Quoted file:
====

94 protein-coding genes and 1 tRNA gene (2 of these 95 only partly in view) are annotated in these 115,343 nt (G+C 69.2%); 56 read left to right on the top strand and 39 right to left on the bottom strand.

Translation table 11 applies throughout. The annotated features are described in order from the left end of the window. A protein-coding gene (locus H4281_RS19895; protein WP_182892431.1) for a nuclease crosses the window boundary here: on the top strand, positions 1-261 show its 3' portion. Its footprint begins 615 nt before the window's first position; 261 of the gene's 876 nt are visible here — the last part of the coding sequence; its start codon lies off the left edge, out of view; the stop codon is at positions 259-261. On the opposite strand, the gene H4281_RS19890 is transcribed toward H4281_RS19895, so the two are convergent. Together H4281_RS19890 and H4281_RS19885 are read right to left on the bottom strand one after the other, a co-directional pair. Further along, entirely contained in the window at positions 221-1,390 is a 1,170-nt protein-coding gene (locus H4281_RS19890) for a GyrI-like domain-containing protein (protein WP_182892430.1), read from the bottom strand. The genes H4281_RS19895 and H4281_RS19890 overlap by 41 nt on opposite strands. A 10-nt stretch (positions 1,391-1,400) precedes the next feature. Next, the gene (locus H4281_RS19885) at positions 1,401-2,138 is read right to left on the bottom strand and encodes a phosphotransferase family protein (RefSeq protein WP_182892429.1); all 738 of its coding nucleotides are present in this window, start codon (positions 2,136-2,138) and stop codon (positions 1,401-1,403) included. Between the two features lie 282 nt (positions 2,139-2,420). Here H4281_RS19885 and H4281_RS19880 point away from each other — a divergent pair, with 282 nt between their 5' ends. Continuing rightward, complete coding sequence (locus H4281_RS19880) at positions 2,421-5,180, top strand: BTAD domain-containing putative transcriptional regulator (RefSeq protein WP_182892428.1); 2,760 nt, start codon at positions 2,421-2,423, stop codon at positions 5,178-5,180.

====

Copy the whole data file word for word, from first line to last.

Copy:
94 protein-coding genes and 1 tRNA gene (2 of these 95 only partly in view) are annotated in these 115,343 nt (G+C 69.2%); 56 read left to right on the top strand and 39 right to left on the bottom strand.

Translation table 11 applies throughout. The annotated features are described in order from the left end of the window. A protein-coding gene (locus H4281_RS19895; protein WP_182892431.1) for a nuclease crosses the window boundary here: on the top strand, positions 1-261 show its 3' portion. Its footprint begins 615 nt before the window's first position; 261 of the gene's 876 nt are visible here — the last part of the coding sequence; its start codon lies off the left edge, out of view; the stop codon is at positions 259-261. On the opposite strand, the gene H4281_RS19890 is transcribed toward H4281_RS19895, so the two are convergent. Together H4281_RS19890 and H4281_RS19885 are read right to left on the bottom strand one after the other, a co-directional pair. Further along, entirely contained in the window at positions 221-1,390 is a 1,170-nt protein-coding gene (locus H4281_RS19890) for a GyrI-like domain-containing protein (protein WP_182892430.1), read from the bottom strand. The genes H4281_RS19895 and H4281_RS19890 overlap by 41 nt on opposite strands. A 10-nt stretch (positions 1,391-1,400) precedes the next feature. Next, the gene (locus H4281_RS19885) at positions 1,401-2,138 is read right to left on the bottom strand and encodes a phosphotransferase family protein (RefSeq protein WP_182892429.1); all 738 of its coding nucleotides are present in this window, start codon (positions 2,136-2,138) and stop codon (positions 1,401-1,403) included. Between the two features lie 282 nt (positions 2,139-2,420). Here H4281_RS19885 and H4281_RS19880 point away from each other — a divergent pair, with 282 nt between their 5' ends. Continuing rightward, complete coding sequence (locus H4281_RS19880) at positions 2,421-5,180, top strand: BTAD domain-containing putative transcriptional regulator (RefSeq protein WP_182892428.1); 2,760 nt, start codon at positions 2,421-2,423, stop codon at positions 5,178-5,180.